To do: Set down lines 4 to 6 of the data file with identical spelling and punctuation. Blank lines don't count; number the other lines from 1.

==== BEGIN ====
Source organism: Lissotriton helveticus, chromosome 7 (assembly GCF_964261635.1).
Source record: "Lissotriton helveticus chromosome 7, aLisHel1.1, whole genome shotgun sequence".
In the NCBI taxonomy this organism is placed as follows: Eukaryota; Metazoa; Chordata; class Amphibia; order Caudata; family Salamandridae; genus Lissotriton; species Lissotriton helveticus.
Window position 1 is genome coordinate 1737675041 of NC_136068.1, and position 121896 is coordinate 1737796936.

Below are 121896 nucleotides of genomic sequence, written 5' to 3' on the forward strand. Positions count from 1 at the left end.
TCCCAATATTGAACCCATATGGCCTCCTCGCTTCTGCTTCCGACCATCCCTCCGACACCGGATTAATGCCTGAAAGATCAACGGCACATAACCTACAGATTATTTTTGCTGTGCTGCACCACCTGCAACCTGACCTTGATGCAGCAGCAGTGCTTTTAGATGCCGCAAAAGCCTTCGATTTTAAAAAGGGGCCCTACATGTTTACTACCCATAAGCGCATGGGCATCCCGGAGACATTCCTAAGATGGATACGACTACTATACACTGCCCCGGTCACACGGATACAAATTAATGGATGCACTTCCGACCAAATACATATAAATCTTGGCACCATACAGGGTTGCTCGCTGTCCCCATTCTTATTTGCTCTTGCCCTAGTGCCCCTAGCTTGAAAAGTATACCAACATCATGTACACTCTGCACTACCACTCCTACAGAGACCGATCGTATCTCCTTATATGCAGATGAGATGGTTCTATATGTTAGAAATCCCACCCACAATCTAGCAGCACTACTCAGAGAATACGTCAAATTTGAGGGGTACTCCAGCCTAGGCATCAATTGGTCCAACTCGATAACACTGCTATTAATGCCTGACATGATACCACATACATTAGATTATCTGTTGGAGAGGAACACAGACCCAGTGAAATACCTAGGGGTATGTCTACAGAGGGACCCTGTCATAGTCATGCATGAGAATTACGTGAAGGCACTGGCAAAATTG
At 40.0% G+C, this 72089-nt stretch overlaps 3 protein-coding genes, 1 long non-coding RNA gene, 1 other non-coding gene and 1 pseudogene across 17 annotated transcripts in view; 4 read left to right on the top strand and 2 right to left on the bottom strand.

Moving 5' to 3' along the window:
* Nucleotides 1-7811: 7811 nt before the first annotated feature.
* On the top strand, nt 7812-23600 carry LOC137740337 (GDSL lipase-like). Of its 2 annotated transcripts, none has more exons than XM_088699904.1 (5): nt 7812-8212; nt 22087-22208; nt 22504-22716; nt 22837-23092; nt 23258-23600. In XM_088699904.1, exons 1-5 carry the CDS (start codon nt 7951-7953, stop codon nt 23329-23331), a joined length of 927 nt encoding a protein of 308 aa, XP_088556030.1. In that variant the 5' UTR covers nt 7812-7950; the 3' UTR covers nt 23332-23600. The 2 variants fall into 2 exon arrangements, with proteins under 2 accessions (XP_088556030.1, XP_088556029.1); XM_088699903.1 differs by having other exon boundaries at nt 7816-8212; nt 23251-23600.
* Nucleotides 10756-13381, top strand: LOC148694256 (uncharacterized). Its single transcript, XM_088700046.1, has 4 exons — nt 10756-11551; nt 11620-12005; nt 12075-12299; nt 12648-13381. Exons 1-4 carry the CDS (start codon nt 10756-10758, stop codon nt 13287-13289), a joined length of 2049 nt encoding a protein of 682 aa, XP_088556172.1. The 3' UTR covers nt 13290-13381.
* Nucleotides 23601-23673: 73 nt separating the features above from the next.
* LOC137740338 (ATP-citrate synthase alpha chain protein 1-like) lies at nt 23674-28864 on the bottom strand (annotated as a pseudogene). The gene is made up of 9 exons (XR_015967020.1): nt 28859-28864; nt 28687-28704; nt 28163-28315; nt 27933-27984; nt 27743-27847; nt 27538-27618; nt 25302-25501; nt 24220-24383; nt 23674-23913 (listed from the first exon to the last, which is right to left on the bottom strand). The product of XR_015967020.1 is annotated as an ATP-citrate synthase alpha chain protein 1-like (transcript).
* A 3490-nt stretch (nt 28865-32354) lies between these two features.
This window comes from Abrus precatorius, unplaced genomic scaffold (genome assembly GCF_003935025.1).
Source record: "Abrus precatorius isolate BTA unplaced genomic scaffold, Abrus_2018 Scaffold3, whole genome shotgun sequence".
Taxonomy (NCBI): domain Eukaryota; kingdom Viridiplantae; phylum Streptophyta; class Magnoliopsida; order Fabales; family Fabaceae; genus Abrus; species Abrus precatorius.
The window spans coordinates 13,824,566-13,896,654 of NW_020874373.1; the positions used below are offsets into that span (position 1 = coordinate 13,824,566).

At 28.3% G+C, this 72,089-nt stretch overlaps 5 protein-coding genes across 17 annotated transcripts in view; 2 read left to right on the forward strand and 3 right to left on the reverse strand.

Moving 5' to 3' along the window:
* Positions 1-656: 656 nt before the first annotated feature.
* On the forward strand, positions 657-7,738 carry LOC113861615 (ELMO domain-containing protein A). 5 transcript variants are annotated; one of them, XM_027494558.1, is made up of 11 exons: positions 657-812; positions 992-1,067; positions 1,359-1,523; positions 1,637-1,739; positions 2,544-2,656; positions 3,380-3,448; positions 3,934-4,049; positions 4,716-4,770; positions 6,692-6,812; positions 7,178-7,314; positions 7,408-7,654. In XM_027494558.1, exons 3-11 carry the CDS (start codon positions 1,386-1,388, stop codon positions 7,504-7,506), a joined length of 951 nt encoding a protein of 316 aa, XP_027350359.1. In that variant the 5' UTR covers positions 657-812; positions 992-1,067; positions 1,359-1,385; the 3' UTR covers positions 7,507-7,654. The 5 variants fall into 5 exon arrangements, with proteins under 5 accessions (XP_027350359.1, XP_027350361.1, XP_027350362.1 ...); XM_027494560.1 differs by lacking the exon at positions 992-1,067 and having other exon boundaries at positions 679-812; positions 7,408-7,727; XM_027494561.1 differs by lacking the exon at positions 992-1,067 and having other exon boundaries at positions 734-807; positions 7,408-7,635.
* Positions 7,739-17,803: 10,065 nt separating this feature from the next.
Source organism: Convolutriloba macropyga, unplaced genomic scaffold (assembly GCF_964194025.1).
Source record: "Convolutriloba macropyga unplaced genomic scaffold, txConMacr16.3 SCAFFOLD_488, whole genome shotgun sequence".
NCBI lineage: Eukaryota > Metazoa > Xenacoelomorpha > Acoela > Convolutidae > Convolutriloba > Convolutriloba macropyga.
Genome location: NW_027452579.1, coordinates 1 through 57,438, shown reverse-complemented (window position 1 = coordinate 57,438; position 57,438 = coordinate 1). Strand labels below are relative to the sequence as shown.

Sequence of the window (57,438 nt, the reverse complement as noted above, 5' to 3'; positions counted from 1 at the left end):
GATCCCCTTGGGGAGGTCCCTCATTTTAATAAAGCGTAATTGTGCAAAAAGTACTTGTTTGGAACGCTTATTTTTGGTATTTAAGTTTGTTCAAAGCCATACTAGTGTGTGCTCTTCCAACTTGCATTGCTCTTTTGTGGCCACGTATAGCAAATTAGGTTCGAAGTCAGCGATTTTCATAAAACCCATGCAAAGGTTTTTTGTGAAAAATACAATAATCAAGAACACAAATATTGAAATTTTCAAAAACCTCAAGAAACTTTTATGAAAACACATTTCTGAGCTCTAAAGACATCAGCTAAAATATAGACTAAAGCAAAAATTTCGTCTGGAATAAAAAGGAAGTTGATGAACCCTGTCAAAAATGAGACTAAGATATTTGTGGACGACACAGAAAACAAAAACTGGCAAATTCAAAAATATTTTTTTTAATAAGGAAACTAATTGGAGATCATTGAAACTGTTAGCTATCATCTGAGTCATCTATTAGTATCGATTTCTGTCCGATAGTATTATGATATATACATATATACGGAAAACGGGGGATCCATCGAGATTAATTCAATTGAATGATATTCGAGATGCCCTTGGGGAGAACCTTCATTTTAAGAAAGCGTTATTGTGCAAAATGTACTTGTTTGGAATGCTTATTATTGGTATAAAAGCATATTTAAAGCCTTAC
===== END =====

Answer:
Window position 1 is genome coordinate 1737675041 of NC_136068.1, and position 121896 is coordinate 1737796936.

Below are 121896 nucleotides of genomic sequence, written 5' to 3' on the forward strand. Positions count from 1 at the left end.
TCCCAATATTGAACCCATATGGCCTCCTCGCTTCTGCTTCCGACCATCCCTCCGACACCGGATTAATGCCTGAAAGATCAACGGCACATAACCTACAGATTATTTTTGCTGTGCTGCACCACCTGCAACCTGACCTTGATGCAGCAGCAGTGCTTTTAGATGCCGCAAAAGCCTTCGATTTTAAAAAGGGGCCCTACATGTTTACTACCCATAAGCGCATGGGCATCCCGGAGACATTCCTAAGATGGATACGACTACTATACACTGCCCCGGTCACACGGATACAAATTAATGGATGCACTTCCGACCAAATACATATAAATCTTGGCACCATACAGGGTTGCTCGCTGTCCCCATTCTTATTTGCTCTTGCCCTAGTGCCCCTAGCTTGAAAAGTATACCAACATCATGTACACTCTGCACTACCACTCCTACAGAGACCGATCGTATCTCCTTATATGCAGATGAGATGGTTCTATATGTTAGAAATCCCACCCACAATCTAGCAGCACTACTCAGAGAATACGTCAAATTTGAGGGGTACTCCAGCCTAGGCATCAATTGGTCCAACTCGATAACACTGCTATTAATGCCTGACATGATACCACATACATTAGATTATCTGTTGGAGAGGAACACAGACCCAGTGAAATACCTAGGGGTATGTCTACAGAGGGACCCTGTCATAGTCATGCATGAGAATTACGTGAAGGCACTGGCAAAATTG